If you ever happen to visit Central Asia's Karakum Desert in Turkmenistan, you will witness a strange but breathtaking sight - A giant hole in the middle of the desert aglow with a fire that never seems to go out - And the fact is, that it has not gone out for the last forty years at least. However, this phenomenon, which has become a minor tourist destination, is not a natural wonder but the result of an accidental excavation.
In 1971, a group of Soviet geologists were drilling the ground in the area looking for natural gas and oil reserves when suddenly, the ground surface collapsed revealing a 230ft. diameter cavern, filled with hazardous methane gas.
Fearing that it would be toxic for the people living in the nearby village of Derweze, the scientists decided to try burn the gas off by setting it on fire - That was, 40 years ago. Turns out that cavern seems to have an incessant supply of the gas, which keeps the spectacular flames going night and day - a sight that can be seen for miles.
While the locals call the burning cavern 'The door to hell', it has definitely put the otherwise arid land onto a list of must-see tourist sites. Thanks to the gases emitted, visitors can only spend about 5 minutes around the area, but it is so unique that many people do take the time to make the journey to the burning hole that lies 260 kilometers north of Turkmenistan's capital, Ashgabat. Having said that, in 2010, the president of the country did order it be covered up and shut down and while it has not happened yet, it could very well be a possibility, in the near future.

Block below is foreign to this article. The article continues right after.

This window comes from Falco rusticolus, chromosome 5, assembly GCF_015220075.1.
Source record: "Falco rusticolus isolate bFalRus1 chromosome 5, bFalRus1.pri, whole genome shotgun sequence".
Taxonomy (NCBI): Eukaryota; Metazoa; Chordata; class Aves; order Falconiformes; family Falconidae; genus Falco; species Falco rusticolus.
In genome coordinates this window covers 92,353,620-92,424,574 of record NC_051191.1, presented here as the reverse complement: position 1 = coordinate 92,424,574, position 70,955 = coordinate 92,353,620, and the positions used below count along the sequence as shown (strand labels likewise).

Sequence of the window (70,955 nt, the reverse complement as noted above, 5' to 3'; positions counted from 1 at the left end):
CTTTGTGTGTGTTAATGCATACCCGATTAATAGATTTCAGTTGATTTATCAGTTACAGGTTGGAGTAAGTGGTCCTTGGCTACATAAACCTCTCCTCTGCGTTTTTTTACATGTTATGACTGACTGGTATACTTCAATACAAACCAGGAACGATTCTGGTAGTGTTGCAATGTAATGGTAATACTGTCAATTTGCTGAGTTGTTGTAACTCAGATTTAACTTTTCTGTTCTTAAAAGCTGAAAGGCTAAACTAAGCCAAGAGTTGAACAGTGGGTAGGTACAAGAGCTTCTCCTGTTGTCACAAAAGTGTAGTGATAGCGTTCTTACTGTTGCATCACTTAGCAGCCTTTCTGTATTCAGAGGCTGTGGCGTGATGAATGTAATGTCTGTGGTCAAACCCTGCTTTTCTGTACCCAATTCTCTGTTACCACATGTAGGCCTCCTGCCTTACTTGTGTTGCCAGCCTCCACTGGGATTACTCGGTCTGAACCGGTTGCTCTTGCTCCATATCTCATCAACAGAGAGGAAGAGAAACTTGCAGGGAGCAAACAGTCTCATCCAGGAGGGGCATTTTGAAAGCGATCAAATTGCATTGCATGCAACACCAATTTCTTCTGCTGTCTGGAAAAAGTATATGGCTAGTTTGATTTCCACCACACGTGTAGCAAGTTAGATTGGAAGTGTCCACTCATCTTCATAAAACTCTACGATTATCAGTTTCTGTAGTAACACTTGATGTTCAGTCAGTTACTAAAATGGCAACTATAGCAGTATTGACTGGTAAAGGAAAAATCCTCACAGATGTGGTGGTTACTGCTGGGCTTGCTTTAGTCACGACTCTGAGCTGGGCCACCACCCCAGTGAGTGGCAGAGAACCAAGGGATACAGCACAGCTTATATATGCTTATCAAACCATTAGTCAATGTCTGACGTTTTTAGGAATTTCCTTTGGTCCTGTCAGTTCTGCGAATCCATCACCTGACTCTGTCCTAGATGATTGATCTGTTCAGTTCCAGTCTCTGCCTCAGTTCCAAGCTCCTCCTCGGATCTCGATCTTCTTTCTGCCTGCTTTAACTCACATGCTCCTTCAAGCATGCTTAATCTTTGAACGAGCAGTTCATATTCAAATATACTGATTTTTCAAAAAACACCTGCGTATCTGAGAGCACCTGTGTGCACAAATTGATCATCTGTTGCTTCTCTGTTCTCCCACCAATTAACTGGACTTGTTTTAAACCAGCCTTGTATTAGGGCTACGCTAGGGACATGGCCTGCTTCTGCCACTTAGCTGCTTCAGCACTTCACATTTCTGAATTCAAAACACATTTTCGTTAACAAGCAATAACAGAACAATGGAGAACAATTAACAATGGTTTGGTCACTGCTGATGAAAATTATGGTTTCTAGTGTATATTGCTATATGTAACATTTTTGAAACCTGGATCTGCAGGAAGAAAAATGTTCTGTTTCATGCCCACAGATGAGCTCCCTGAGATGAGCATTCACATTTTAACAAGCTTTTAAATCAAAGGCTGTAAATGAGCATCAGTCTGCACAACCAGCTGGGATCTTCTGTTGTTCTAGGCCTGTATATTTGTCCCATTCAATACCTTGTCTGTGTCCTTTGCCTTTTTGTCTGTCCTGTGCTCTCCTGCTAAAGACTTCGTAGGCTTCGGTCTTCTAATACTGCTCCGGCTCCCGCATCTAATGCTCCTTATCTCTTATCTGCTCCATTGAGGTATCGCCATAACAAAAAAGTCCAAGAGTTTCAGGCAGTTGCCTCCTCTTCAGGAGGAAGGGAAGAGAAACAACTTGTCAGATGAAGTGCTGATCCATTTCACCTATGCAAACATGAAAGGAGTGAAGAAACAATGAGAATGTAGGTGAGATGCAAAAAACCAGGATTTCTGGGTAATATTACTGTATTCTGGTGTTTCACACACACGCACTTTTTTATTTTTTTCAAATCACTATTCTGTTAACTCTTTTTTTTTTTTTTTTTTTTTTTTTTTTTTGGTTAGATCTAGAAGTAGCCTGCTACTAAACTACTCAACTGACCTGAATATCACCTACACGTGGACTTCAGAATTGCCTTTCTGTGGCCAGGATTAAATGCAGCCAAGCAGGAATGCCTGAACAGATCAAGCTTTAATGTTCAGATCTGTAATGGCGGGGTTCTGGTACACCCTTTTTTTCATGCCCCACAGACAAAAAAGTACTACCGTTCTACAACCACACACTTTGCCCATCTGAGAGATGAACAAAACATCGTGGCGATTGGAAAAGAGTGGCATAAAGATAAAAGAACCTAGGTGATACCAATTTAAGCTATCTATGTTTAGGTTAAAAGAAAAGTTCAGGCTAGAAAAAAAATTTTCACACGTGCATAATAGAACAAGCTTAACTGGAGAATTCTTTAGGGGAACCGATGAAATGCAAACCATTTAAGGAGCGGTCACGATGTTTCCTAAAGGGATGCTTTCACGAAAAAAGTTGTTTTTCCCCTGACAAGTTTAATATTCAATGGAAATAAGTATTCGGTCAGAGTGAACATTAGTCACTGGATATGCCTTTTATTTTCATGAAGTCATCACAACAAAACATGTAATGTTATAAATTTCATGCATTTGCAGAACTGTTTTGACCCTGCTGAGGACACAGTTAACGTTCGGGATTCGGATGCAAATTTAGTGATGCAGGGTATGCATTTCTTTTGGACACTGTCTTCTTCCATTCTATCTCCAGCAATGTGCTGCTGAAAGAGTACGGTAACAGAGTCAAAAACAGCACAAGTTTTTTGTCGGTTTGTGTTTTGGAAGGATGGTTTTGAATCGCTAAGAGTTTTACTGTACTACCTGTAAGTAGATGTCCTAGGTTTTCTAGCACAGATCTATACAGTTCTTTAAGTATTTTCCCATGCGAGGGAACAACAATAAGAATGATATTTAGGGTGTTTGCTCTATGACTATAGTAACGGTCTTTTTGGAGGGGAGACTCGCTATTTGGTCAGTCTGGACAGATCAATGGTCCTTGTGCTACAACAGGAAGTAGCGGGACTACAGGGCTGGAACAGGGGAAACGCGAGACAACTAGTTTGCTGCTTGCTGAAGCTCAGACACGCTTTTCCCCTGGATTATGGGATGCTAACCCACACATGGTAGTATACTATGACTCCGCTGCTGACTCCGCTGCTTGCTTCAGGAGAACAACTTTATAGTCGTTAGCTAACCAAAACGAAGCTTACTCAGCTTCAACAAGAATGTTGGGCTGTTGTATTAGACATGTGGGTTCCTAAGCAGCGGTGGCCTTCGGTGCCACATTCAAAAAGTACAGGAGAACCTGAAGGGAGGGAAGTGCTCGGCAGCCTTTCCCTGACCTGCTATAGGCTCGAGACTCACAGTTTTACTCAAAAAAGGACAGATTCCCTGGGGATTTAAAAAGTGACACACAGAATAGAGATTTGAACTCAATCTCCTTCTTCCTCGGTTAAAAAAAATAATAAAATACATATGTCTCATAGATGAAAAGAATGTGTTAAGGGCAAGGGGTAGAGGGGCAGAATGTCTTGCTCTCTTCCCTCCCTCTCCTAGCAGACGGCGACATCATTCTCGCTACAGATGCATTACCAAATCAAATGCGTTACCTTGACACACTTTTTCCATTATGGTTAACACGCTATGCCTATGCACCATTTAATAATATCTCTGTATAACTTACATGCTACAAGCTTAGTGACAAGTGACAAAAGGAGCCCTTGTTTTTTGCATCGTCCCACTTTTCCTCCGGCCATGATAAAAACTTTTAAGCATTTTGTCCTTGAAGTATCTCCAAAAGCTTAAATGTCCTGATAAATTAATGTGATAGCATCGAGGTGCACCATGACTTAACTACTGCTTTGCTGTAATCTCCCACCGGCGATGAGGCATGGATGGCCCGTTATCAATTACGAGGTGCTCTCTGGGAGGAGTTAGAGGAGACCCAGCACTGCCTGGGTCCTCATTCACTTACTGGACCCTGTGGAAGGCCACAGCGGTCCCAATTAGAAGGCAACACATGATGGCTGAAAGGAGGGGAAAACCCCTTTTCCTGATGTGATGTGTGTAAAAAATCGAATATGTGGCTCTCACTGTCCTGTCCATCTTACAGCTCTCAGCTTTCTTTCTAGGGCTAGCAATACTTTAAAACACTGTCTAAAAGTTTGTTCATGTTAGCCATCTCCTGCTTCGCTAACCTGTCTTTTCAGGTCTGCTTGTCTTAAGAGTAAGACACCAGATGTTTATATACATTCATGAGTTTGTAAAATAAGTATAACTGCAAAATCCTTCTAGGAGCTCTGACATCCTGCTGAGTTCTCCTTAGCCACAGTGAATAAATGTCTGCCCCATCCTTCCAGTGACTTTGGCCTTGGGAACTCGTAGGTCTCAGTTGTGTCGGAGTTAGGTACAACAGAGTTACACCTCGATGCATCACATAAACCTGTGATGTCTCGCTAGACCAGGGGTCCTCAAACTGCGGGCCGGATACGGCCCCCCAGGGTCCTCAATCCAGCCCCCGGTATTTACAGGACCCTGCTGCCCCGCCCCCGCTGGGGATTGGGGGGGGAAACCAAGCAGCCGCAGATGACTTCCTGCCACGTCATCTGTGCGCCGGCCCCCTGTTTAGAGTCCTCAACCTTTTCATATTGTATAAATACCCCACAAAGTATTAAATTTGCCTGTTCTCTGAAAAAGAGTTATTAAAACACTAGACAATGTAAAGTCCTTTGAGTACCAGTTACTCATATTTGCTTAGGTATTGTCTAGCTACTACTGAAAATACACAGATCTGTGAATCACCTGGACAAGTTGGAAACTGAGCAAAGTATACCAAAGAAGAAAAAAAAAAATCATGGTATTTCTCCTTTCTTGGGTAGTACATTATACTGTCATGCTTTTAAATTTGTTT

Situated in Central Asia, the sparsely populated 350,000 sq.km wide Karakum Desert makes up about 80-90% of the Republic of Turkmenistan. Once covered by the sea, today the area is characterized by long hot dry summers where the temperature can range from 79°F near the Caspian Sea, (the largest enclosed inland body of water) to a high of 93°F, in the interior.
However, unlike other deserts, the Karakum does receive enough rainfall to allow for nomadic pastoralism. Also, thanks to water drawn in from the nearby Murghab and Hari Rivers, as well as, the Karakum Canal - The largest irrigation canal in the world - the area is able to sustain even crops like cotton. Also, as evidenced by the seemingly unlimited supply of gas in the Derweze cavern, the Karakum is home to large underground reserves of natural gas, oil, as well as, sulfur.
This is not the first time underground fuel reserves have resulted in inextinguishable fires. The once bustling coal mining town of Centralia, in east-central Pennsylvania is now an abandoned ghost town, thanks to a 50 year-old fire that is showing no signs of abating.
Resources: Britannica.com, journeygeek.com,dailymail.co.uk